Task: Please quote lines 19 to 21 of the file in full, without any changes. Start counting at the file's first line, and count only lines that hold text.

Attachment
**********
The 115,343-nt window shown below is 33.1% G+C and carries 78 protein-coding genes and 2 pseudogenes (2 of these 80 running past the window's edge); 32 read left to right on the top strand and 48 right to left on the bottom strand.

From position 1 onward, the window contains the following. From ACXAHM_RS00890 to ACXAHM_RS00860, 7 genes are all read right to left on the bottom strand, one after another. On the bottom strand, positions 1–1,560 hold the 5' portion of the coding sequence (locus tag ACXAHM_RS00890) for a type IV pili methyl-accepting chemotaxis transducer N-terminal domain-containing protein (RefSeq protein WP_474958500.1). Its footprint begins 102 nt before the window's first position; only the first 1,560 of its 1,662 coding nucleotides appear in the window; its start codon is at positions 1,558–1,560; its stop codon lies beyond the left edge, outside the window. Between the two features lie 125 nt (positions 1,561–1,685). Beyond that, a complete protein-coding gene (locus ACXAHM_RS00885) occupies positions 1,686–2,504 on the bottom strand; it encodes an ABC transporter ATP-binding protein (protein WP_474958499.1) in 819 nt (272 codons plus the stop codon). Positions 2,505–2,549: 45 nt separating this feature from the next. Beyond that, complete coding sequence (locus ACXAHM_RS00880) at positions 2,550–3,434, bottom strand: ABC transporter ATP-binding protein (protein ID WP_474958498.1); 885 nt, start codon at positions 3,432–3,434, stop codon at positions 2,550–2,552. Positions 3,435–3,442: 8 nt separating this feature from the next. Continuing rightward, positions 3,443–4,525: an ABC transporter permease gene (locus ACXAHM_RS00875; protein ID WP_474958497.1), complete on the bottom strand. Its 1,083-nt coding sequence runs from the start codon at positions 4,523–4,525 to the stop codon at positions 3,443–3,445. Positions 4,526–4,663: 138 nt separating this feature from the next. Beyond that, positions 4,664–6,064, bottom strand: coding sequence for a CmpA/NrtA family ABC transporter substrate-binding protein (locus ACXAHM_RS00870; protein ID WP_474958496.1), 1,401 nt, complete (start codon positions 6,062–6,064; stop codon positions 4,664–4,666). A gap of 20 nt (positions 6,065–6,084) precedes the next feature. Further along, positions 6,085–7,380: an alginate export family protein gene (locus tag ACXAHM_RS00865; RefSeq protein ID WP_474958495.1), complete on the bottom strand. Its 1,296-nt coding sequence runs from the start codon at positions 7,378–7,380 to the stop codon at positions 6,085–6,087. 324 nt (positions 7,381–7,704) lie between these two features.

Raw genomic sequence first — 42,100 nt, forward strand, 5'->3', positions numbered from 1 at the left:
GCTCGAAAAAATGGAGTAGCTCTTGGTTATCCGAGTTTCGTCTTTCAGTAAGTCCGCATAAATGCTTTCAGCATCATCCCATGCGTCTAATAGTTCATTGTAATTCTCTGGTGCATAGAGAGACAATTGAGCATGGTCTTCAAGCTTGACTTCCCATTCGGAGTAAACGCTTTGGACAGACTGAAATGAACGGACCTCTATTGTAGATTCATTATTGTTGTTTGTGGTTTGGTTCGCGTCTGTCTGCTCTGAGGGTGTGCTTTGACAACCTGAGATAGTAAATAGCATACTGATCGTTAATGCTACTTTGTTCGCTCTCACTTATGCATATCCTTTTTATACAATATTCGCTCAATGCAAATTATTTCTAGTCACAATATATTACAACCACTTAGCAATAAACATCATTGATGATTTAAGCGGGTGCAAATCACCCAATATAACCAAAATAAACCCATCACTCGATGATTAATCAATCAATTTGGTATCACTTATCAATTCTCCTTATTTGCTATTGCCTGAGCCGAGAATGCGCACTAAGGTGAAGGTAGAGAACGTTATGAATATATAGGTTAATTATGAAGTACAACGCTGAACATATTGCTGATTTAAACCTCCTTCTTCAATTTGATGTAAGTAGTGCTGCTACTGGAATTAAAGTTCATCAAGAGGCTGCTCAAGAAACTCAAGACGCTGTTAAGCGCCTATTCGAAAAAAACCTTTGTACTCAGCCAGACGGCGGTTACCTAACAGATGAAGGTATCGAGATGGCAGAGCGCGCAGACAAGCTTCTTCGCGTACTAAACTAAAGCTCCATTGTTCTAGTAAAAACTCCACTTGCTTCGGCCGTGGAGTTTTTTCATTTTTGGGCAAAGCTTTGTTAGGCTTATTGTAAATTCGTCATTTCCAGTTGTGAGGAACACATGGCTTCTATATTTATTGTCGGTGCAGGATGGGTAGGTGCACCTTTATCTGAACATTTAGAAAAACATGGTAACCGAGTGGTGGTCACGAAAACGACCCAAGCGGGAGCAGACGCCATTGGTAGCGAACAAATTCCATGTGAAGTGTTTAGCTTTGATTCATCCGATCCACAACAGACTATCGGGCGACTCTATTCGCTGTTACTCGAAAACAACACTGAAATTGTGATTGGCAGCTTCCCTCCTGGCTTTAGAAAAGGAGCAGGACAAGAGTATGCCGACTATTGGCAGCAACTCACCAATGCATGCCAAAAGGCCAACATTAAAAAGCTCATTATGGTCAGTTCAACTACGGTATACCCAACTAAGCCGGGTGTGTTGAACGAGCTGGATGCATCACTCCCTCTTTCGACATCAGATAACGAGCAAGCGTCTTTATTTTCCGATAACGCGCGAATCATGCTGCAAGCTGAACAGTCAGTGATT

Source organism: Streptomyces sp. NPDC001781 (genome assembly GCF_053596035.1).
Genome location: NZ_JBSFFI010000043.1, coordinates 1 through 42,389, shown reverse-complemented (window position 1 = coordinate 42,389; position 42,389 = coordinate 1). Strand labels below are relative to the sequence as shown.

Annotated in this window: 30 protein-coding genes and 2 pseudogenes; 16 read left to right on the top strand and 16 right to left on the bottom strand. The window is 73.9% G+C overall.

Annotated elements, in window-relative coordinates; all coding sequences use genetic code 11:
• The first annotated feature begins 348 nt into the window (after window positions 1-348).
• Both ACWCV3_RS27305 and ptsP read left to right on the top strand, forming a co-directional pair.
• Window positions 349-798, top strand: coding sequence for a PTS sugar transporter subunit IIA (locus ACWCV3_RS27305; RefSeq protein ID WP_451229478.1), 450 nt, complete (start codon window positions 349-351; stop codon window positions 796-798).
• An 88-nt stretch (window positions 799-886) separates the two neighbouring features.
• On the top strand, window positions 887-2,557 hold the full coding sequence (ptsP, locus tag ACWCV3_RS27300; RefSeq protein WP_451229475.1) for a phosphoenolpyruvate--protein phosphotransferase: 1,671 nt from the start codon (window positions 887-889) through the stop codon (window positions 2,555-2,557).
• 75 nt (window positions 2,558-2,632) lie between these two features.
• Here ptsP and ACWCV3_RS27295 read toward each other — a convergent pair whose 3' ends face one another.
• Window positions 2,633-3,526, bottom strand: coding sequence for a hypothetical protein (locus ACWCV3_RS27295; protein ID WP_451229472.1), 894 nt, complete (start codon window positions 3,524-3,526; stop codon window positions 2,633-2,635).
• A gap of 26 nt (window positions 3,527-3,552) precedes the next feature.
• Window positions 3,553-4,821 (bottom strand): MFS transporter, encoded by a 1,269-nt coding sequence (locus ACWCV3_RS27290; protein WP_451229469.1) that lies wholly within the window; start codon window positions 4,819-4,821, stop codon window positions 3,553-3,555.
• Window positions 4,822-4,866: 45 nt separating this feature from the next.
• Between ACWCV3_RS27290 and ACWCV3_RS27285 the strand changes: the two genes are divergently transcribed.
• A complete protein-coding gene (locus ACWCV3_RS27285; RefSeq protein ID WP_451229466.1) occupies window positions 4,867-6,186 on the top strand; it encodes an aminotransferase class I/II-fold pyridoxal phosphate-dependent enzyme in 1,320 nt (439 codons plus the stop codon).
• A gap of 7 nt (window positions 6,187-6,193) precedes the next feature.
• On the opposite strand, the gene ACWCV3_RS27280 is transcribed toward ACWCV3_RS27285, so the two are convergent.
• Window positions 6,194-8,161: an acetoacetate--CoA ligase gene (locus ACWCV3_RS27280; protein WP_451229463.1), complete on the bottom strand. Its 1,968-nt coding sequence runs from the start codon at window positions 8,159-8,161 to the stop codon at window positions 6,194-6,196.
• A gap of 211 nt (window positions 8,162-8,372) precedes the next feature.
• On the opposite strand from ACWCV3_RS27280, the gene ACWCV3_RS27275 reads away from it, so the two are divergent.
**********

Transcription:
• Window positions 4,822-4,866: 45 nt separating this feature from the next.
• Between ACWCV3_RS27290 and ACWCV3_RS27285 the strand changes: the two genes are divergently transcribed.
• A complete protein-coding gene (locus ACWCV3_RS27285; RefSeq protein ID WP_451229466.1) occupies window positions 4,867-6,186 on the top strand; it encodes an aminotransferase class I/II-fold pyridoxal phosphate-dependent enzyme in 1,320 nt (439 codons plus the stop codon).